Among those present at the landmark achievement was Nobel Prize-winning physicist Arthur Compton, who raced to break the news to James Conant, the chairman of the National Defense Research Committee in Washington.
In a spontaneously coded exchange, Compton reported, “The Italian navigator has landed in the new world,” to which Conant asked, “How were the natives?”
Compton’s reply: “Very friendly”
At the University of Chicago, an exhibit has been created to commemorate that historic experiment of December 1942. It’s a replica of the size of Chicago Pile-1, inside of which that first sustained nuclear chain reaction occurred.
A little over two-and-a-half years after the success of Chicago Pile-1, Fermi was among the scientists present at Los Alamos, New Mexico, to witness the outcome of what he achieved: the first test of a nuclear bomb informally called the Gadget. Even the best minds in the world didn’t know if it would work or what would happen—but at 5:30 a.m. on July 16, 1945, they found out.
Only three weeks later, a similar bomb was the first to be used as a weapon.
Late in 1945, atomic scientists alarmed by the potential of the new age published their first bulletin, ironically, at the University of Chicago. The Bulletin is still published today, albeit digitally, and tracks, among other things, how close humanity is to nuclear annihilation.
“Technology continues to move at an extraordinarily rapid clip,” said Rachel Bronson, president and CEO of the Bulletin. “We know that it’s going to bring enormous benefits ... but there’s also the risks. And that’s what we focus on, because if we can manage those risks, we’re going to be able to reap the benefits.”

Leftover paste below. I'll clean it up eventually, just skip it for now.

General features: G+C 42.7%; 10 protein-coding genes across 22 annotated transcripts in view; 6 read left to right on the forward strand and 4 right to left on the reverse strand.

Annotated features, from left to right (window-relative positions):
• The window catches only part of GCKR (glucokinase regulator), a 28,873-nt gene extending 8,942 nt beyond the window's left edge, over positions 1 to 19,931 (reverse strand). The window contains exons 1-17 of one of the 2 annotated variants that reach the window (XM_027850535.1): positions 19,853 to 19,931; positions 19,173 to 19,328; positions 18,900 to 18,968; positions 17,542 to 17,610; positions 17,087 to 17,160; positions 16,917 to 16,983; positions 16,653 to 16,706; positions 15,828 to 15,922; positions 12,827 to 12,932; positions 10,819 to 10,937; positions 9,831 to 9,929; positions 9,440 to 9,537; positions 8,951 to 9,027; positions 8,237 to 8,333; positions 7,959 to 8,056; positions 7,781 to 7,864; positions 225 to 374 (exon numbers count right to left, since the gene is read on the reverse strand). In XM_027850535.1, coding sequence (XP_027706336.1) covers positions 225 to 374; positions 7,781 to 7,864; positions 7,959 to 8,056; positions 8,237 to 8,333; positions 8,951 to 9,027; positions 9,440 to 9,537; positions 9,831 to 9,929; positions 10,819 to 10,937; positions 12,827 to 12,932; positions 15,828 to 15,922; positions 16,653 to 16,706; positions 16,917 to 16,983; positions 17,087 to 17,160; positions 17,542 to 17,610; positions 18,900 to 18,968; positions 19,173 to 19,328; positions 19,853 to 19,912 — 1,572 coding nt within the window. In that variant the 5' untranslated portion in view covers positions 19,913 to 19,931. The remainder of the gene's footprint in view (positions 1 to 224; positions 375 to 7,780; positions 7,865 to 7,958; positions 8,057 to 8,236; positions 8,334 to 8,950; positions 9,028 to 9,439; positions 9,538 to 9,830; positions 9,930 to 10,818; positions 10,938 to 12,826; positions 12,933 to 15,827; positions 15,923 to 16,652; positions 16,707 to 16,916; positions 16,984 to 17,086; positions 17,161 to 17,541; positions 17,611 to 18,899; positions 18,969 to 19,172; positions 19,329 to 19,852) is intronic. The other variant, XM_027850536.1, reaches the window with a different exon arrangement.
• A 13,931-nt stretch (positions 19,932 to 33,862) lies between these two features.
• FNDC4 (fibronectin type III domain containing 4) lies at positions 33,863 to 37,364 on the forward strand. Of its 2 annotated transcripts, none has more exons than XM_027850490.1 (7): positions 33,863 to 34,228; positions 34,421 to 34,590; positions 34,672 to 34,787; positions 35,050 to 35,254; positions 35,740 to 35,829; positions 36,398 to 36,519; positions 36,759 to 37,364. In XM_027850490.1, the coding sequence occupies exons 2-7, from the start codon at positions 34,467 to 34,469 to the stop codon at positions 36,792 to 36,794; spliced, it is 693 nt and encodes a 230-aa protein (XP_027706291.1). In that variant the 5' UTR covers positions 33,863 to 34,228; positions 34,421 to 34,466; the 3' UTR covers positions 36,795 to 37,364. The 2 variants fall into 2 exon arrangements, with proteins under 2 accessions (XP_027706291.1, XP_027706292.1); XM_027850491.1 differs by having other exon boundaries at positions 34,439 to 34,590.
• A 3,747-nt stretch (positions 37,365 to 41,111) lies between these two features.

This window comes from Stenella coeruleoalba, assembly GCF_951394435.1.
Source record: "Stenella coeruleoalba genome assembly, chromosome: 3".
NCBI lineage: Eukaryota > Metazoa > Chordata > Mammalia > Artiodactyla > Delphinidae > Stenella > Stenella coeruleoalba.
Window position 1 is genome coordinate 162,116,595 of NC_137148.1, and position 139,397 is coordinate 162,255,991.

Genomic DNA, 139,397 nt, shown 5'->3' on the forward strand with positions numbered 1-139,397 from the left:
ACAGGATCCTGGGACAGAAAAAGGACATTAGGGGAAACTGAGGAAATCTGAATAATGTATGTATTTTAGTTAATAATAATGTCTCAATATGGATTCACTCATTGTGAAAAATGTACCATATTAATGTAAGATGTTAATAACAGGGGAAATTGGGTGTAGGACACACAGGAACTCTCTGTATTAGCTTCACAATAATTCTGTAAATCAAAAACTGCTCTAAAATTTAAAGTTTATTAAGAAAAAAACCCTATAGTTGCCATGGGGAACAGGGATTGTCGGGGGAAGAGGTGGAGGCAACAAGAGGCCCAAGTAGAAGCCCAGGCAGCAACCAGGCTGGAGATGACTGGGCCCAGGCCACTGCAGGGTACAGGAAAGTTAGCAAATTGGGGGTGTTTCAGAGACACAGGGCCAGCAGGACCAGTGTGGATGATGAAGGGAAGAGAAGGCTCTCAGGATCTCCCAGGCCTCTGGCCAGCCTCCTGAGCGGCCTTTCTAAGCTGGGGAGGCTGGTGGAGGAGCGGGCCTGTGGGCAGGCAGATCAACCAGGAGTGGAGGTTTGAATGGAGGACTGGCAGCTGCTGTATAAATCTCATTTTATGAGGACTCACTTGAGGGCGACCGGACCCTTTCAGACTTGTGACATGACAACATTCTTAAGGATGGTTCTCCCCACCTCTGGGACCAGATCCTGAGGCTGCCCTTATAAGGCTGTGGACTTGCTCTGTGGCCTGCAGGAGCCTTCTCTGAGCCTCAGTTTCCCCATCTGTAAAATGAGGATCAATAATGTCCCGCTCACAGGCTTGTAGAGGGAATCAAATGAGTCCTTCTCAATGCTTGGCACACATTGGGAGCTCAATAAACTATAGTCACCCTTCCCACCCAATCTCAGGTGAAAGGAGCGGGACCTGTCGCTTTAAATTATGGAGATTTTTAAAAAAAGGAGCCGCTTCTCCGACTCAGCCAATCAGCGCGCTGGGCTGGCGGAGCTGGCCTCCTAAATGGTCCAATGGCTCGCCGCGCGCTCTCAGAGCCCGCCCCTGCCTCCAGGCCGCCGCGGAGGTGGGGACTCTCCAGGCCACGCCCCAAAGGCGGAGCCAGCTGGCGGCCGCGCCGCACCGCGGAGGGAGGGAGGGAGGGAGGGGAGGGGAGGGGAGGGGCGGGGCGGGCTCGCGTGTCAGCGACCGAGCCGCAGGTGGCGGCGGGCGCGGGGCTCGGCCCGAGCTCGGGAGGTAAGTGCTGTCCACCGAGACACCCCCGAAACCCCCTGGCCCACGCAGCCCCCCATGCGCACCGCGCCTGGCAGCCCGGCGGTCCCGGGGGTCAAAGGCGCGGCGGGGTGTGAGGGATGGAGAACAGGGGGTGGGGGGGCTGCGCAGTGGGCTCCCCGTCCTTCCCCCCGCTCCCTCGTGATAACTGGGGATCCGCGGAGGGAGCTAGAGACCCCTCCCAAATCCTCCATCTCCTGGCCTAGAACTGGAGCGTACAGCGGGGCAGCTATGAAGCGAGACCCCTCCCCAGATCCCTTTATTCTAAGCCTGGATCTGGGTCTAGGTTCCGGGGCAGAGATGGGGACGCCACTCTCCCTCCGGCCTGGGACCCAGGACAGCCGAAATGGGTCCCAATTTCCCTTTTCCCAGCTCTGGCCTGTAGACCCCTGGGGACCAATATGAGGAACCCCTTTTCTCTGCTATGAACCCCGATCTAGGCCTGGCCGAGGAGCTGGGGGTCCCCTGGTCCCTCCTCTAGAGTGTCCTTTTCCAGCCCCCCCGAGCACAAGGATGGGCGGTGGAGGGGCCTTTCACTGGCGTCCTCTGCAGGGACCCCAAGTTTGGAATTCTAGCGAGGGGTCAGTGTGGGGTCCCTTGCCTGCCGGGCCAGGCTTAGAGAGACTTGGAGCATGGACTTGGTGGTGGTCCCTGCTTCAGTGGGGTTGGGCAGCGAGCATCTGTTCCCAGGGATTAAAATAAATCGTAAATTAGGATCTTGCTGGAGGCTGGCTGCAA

After the war, Fermi remained at the University of Chicago in its Institute of Nuclear Studies. Many scientists there actively opposed the testing and construction of nuclear weapons. But Fermi never publicly revealed his thoughts. He died of stomach cancer on Nov. 28, 1954 at the age of 53 and is buried at Oak Woods Cemetery, about 10 blocks due south of where he reached the new world.
An enigmatic sculpture by English artist Henry Moore marks the spot where Fermi and his team made history.
Moore admitted that it is a combination skull and mushroom cloud, which he says symbolize the hopes and fears launched on that auspicious December day.
The University of Chicago hosts a series of events and exhibitions Friday and Saturday to commemorate the 75th anniversary of the first controlled, self-sustaining nuclear chain reaction. Get complete information here about “Reactions: New Perspectives on Our Nuclear Legacy.”
Video: Argonne National Laboratory’s Lego video of the first sustained nuclear reaction.
Nov. 20: The days when Americans fretted over an imminent U.S.-Soviet nuclear showdown might be over, but the consequences of a new nuclear age are still reverberating today.
Nov. 21: Radioactive water leaking from Illinois nuclear power plants, despite promised safeguards—an investigative reporter on what’s been done.
June 21, 2016: Since its creation in 1946, Argonne National Laboratory has been at the forefront of scientific research. Lab director Peter Littlewood joins us to discuss 70 years of scientific discovery.